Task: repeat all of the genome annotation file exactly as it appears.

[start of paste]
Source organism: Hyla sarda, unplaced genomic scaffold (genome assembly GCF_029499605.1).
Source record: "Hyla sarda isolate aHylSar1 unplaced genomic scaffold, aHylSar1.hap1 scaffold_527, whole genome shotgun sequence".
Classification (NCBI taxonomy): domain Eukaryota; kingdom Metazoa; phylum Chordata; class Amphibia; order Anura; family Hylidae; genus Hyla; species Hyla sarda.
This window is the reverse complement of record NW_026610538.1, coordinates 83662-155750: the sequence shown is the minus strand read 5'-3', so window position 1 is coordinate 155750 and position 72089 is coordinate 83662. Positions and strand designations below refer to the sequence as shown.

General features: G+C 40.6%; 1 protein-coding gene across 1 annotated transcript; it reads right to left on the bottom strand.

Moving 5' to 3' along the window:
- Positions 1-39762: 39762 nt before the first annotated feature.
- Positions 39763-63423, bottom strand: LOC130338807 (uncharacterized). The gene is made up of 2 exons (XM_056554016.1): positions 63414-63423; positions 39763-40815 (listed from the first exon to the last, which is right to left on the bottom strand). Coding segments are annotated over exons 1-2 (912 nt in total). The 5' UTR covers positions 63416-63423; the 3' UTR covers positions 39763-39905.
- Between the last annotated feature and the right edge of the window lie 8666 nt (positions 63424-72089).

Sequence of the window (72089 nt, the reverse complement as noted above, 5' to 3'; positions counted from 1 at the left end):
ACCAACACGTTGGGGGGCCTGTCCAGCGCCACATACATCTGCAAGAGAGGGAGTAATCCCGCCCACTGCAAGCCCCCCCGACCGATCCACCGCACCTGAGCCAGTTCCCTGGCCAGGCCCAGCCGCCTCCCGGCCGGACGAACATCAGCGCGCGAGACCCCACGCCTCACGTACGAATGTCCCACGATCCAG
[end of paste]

Source organism: Hyla sarda, unplaced genomic scaffold (genome assembly GCF_029499605.1).
Source record: "Hyla sarda isolate aHylSar1 unplaced genomic scaffold, aHylSar1.hap1 scaffold_527, whole genome shotgun sequence".
Classification (NCBI taxonomy): domain Eukaryota; kingdom Metazoa; phylum Chordata; class Amphibia; order Anura; family Hylidae; genus Hyla; species Hyla sarda.
This window is the reverse complement of record NW_026610538.1, coordinates 83662-155750: the sequence shown is the minus strand read 5'-3', so window position 1 is coordinate 155750 and position 72089 is coordinate 83662. Positions and strand designations below refer to the sequence as shown.

General features: G+C 40.6%; 1 protein-coding gene across 1 annotated transcript; it reads right to left on the bottom strand.

Moving 5' to 3' along the window:
- Positions 1-39762: 39762 nt before the first annotated feature.
- Positions 39763-63423, bottom strand: LOC130338807 (uncharacterized). The gene is made up of 2 exons (XM_056554016.1): positions 63414-63423; positions 39763-40815 (listed from the first exon to the last, which is right to left on the bottom strand). Coding segments are annotated over exons 1-2 (912 nt in total). The 5' UTR covers positions 63416-63423; the 3' UTR covers positions 39763-39905.
- Between the last annotated feature and the right edge of the window lie 8666 nt (positions 63424-72089).

Sequence of the window (72089 nt, the reverse complement as noted above, 5' to 3'; positions counted from 1 at the left end):
ACCAACACGTTGGGGGGCCTGTCCAGCGCCACATACATCTGCAAGAGAGGGAGTAATCCCGCCCACTGCAAGCCCCCCCGACCGATCCACCGCACCTGAGCCAGTTCCCTGGCCAGGCCCAGCCGCCTCCCGGCCGGACGAACATCAGCGCGCGAGACCCCACGCCTCACGTACGAATGTCCCACGATCCAG